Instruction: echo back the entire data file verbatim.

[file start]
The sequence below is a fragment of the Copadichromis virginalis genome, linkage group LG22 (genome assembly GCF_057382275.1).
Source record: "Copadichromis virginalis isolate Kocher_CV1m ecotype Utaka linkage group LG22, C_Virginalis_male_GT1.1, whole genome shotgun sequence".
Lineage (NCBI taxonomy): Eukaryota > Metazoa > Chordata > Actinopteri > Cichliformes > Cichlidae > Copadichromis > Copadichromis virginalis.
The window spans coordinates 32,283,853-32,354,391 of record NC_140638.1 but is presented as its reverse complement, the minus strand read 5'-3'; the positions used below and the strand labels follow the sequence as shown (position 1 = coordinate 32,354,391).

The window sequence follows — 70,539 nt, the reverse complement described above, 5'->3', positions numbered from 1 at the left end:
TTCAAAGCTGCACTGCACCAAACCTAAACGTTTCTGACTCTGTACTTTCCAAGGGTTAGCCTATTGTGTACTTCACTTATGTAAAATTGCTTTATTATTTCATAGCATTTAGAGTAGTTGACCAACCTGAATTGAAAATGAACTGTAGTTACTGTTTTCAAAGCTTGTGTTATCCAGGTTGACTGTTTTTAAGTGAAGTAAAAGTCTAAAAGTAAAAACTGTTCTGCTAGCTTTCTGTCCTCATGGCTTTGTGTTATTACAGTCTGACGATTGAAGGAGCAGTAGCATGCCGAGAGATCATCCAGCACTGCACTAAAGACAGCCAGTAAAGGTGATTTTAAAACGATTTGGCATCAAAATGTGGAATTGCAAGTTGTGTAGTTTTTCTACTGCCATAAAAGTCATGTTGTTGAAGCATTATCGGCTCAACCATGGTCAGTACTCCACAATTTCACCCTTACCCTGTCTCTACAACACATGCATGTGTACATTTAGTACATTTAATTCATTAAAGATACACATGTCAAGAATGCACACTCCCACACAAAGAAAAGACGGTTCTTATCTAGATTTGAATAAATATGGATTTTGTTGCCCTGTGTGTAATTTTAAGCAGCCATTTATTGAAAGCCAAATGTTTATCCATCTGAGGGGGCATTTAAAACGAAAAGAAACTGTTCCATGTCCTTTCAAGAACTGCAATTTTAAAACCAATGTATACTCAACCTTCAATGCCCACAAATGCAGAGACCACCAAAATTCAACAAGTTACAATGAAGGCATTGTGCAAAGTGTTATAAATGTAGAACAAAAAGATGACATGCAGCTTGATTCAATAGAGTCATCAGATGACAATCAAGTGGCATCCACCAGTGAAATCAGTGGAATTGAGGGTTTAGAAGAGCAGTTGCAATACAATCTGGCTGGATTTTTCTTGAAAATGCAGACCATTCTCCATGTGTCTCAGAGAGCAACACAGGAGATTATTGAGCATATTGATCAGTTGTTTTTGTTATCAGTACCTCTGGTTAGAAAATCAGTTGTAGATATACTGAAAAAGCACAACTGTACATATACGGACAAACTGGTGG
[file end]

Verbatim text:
The sequence below is a fragment of the Copadichromis virginalis genome, linkage group LG22 (genome assembly GCF_057382275.1).
Source record: "Copadichromis virginalis isolate Kocher_CV1m ecotype Utaka linkage group LG22, C_Virginalis_male_GT1.1, whole genome shotgun sequence".
Lineage (NCBI taxonomy): Eukaryota > Metazoa > Chordata > Actinopteri > Cichliformes > Cichlidae > Copadichromis > Copadichromis virginalis.
The window spans coordinates 32,283,853-32,354,391 of record NC_140638.1 but is presented as its reverse complement, the minus strand read 5'-3'; the positions used below and the strand labels follow the sequence as shown (position 1 = coordinate 32,354,391).

The window sequence follows — 70,539 nt, the reverse complement described above, 5'->3', positions numbered from 1 at the left end:
TTCAAAGCTGCACTGCACCAAACCTAAACGTTTCTGACTCTGTACTTTCCAAGGGTTAGCCTATTGTGTACTTCACTTATGTAAAATTGCTTTATTATTTCATAGCATTTAGAGTAGTTGACCAACCTGAATTGAAAATGAACTGTAGTTACTGTTTTCAAAGCTTGTGTTATCCAGGTTGACTGTTTTTAAGTGAAGTAAAAGTCTAAAAGTAAAAACTGTTCTGCTAGCTTTCTGTCCTCATGGCTTTGTGTTATTACAGTCTGACGATTGAAGGAGCAGTAGCATGCCGAGAGATCATCCAGCACTGCACTAAAGACAGCCAGTAAAGGTGATTTTAAAACGATTTGGCATCAAAATGTGGAATTGCAAGTTGTGTAGTTTTTCTACTGCCATAAAAGTCATGTTGTTGAAGCATTATCGGCTCAACCATGGTCAGTACTCCACAATTTCACCCTTACCCTGTCTCTACAACACATGCATGTGTACATTTAGTACATTTAATTCATTAAAGATACACATGTCAAGAATGCACACTCCCACACAAAGAAAAGACGGTTCTTATCTAGATTTGAATAAATATGGATTTTGTTGCCCTGTGTGTAATTTTAAGCAGCCATTTATTGAAAGCCAAATGTTTATCCATCTGAGGGGGCATTTAAAACGAAAAGAAACTGTTCCATGTCCTTTCAAGAACTGCAATTTTAAAACCAATGTATACTCAACCTTCAATGCCCACAAATGCAGAGACCACCAAAATTCAACAAGTTACAATGAAGGCATTGTGCAAAGTGTTATAAATGTAGAACAAAAAGATGACATGCAGCTTGATTCAATAGAGTCATCAGATGACAATCAAGTGGCATCCACCAGTGAAATCAGTGGAATTGAGGGTTTAGAAGAGCAGTTGCAATACAATCTGGCTGGATTTTTCTTGAAAATGCAGACCATTCTCCATGTGTCTCAGAGAGCAACACAGGAGATTATTGAGCATATTGATCAGTTGTTTTTGTTATCAGTACCTCTGGTTAGAAAATCAGTTGTAGATATACTGAAAAAGCACAACTGTACATATACGGACAAACTGGTGG